Tuesday, April 8, 2008

Scientists Unveil High-Res Map of the U.S. Carbon Footprint

A team of scientists has completed a carbon dioxide emissions inventory of the United States plotted down to 100-square-kilometer chunks.

That means that the NASA- and Department of Energy-funded scientists can detail emissions across all 9 million square kilometers that compose the United States. For a full explanation, check out the video that Purdue's Kevin Gurney put together, which features a number of other excellent CO2 visualizations. Andy Revkin, the New York Times' environment-beat writer, put a memorable headline on a post about the video, calling it, "Breath of a Nation."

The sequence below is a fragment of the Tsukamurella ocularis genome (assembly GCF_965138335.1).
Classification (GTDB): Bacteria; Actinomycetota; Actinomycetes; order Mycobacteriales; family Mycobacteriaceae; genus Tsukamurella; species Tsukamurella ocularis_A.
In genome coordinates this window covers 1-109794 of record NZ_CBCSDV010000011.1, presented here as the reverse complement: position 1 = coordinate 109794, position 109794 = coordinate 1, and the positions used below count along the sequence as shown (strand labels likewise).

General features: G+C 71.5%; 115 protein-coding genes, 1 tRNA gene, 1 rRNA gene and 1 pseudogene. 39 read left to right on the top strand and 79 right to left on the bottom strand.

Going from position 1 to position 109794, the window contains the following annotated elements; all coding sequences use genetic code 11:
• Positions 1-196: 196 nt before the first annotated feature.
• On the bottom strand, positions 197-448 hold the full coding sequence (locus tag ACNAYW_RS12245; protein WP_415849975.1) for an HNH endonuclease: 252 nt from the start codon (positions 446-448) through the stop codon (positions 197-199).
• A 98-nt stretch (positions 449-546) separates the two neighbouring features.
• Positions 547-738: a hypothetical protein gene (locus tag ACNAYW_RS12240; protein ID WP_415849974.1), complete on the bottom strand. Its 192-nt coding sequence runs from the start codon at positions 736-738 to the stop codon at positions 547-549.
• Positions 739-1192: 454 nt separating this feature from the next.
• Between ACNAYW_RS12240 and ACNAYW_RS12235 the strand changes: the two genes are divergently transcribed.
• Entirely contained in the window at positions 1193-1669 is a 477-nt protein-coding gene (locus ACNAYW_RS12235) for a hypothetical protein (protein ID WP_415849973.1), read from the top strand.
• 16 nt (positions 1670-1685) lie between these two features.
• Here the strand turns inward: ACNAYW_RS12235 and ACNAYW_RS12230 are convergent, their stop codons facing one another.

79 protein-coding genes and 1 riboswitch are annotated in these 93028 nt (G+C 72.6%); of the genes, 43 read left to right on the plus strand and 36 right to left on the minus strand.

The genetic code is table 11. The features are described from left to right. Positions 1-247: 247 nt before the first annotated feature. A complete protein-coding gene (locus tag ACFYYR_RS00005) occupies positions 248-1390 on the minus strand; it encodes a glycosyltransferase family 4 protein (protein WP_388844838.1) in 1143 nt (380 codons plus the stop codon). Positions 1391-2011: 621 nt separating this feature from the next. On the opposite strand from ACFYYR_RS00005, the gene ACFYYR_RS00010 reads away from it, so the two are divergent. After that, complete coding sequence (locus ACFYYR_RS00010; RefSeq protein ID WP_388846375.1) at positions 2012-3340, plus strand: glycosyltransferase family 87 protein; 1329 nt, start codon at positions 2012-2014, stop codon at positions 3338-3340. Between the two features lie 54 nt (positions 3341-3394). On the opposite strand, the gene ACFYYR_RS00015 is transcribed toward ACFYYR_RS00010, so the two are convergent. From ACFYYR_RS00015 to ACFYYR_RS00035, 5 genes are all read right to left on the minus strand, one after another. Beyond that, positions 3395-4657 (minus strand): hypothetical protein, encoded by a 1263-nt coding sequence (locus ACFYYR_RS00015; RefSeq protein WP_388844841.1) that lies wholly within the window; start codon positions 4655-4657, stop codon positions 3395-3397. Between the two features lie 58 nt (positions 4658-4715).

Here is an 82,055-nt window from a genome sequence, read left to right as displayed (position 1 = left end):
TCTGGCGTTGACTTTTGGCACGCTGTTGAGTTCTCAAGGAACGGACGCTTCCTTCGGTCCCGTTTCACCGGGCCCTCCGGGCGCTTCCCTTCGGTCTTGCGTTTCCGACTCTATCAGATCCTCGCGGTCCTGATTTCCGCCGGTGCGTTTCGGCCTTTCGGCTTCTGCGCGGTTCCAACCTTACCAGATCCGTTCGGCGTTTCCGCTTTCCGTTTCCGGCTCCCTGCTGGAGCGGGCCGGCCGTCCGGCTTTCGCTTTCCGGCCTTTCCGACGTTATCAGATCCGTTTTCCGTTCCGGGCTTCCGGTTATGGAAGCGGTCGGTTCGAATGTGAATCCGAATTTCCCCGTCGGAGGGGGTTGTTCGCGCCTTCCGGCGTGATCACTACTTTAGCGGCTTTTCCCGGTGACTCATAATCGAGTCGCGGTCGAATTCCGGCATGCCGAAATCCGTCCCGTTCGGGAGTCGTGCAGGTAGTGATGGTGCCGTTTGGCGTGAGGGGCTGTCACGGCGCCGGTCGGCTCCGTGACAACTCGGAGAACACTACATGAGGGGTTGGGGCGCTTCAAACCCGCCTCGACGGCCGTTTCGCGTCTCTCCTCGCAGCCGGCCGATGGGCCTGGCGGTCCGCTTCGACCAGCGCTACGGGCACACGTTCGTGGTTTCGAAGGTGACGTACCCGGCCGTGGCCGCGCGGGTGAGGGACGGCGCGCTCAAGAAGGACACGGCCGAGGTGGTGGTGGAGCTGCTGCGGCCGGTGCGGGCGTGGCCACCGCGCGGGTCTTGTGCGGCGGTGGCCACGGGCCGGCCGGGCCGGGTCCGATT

The work, known as The Vulcan Project, has already yielded a significant discovery: Previous CO2 estimates that used population as a proxy for emissions overestimated the Northeast's greenhouse-gas generation, while underestimating the coal-heavy Southeast's contribution.

Now, given the opposition of the Southeast's congressional delegations to climate-change action, I'd like to see the new emissions map matched up with House and Senate districts.

Image: Courtesy The Vulcan Project. The units are log(million metric tons/year/100 square km.), so sayeth our team of commenters. The data is drawn from 2002.

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